Application of Freud’s Psychodynamic Approach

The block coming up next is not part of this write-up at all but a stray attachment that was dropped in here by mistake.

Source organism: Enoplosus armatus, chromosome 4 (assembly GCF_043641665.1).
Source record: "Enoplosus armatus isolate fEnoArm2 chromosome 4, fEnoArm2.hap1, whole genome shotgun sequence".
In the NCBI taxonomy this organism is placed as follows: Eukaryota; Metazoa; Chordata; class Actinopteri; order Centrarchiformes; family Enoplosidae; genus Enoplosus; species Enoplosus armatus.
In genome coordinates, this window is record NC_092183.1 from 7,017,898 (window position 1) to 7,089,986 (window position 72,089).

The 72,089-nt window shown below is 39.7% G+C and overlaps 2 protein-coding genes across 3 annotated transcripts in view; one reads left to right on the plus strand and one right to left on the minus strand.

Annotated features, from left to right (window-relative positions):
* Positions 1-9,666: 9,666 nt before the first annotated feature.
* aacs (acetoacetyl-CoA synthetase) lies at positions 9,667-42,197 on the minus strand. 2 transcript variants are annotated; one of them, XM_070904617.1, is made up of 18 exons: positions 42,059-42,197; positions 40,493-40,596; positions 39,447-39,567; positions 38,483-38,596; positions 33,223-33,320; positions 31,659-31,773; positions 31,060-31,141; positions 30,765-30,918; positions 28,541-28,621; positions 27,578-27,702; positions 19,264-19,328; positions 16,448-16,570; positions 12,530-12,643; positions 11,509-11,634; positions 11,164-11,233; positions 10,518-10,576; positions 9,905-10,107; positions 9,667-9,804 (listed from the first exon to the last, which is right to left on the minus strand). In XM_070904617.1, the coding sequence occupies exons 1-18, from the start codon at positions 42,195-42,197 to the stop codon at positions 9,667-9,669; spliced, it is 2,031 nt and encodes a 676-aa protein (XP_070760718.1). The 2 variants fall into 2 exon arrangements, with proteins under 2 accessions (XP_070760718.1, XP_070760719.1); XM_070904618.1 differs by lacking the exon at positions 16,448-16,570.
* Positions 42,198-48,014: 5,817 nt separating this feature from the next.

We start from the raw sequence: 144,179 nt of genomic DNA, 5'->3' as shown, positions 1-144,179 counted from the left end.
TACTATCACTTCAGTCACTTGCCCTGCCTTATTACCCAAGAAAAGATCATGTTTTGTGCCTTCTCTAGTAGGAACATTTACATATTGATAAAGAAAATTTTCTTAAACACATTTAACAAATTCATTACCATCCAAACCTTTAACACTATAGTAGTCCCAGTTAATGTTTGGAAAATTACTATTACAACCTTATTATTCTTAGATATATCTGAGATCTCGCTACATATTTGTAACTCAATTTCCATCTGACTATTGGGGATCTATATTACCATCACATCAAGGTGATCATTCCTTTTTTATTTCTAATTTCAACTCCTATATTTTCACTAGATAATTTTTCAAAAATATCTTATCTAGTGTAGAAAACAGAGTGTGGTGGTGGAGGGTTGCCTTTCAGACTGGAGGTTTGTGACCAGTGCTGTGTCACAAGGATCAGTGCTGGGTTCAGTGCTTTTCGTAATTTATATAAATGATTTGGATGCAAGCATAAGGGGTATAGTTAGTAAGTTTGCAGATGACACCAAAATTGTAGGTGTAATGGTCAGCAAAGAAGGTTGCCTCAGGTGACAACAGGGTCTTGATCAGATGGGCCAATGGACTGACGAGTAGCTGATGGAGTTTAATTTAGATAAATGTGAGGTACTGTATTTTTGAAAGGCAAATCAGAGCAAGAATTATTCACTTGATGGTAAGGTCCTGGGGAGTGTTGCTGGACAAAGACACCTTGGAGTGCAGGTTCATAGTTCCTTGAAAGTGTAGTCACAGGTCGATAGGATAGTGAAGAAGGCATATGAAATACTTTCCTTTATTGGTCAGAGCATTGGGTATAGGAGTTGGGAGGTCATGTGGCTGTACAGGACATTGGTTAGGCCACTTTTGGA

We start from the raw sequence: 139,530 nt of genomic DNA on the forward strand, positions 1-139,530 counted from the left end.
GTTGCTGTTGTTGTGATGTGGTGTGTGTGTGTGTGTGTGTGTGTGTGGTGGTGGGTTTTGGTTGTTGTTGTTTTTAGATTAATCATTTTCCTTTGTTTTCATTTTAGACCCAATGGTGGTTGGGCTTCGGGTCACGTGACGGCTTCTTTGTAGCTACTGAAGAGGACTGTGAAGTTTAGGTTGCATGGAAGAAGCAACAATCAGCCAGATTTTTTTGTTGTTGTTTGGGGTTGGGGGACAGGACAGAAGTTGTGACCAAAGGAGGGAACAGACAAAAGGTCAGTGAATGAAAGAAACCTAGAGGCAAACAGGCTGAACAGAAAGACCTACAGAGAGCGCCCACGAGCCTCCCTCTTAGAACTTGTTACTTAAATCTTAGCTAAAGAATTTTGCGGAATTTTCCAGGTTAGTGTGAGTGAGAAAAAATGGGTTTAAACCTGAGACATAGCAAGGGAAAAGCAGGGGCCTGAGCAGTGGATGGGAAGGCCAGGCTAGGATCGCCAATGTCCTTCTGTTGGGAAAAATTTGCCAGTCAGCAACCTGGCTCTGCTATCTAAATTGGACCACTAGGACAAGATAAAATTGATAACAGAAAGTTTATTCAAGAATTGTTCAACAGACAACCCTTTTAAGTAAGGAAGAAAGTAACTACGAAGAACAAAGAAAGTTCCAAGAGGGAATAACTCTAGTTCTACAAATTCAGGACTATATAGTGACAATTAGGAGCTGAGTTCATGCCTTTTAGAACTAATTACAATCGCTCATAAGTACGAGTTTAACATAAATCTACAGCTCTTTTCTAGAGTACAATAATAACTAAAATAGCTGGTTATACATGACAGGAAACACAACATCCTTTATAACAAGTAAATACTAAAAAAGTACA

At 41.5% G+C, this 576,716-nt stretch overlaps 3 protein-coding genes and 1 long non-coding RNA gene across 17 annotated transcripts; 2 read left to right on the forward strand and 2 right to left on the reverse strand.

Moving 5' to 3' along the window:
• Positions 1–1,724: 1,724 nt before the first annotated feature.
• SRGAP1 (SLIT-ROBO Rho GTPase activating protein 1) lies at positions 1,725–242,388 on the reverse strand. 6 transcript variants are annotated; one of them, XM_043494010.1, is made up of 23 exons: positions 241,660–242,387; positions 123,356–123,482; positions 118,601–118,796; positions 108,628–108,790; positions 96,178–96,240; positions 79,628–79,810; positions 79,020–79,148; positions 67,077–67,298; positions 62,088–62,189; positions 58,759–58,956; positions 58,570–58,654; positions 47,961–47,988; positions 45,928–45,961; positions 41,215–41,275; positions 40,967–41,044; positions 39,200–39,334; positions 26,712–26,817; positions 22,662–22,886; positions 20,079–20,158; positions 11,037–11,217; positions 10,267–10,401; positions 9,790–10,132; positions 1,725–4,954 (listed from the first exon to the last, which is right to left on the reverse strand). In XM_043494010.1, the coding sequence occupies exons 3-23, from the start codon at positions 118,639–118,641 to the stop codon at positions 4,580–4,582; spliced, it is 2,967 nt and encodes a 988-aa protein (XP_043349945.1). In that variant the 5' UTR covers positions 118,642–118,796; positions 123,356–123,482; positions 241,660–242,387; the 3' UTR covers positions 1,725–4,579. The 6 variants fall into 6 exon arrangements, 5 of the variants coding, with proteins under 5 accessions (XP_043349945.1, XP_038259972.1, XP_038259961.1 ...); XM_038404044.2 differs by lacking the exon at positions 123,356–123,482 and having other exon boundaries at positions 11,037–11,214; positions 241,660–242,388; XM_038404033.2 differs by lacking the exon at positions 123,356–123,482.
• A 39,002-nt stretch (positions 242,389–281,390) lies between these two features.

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Carers should take into consideration any form of distress shown by the individual e.g. a service user may have a tendency to be aggressive to service providers. The psychodynamic perspective would explain this by saying that the individuals aggressive behaviour is due to experiencing inner turmoil and tensions and conflicts from the person’s past are projected into current situations. Service providers should not take this personally – it will be due to unresolved conflicts with one’s same sex parent. In severe cases help should be provided through the use of psychotherapy. The elderly take great comfort in others being interested in their life and what they have experienced. Talking about their past is very therapeutic for them and should be encouraged under this approach. Day care centres are places to socialise and opportunity should be provided for this. This perspective can also be used to explain phobias. This perspective could help us to understand a service user who has a phobia of needles. Freud would say that the phobia is a symbol of an unconscious problem or past experience in childhood e.g. a patient may have been hurt by a needle or had an awful experience – poking around for a vein. Now they are older and may need blood tests, maybe insulin dependent diabetic - they would need psychoanalysis in the day care centre to get over this phobia We need to be careful not to make assumptions about services users – their behaviour may be due to earlier childhood experiences. It is important to understand this and not to label them (stereotype them). Instead we should be recognising this and providing a support plan. Fixation at any of the psychosexual stages can result in extreme behaviours associated with that stage in adulthood – day care centres may find these behaviours hard to manage, There are now courses in day care centres for staff called
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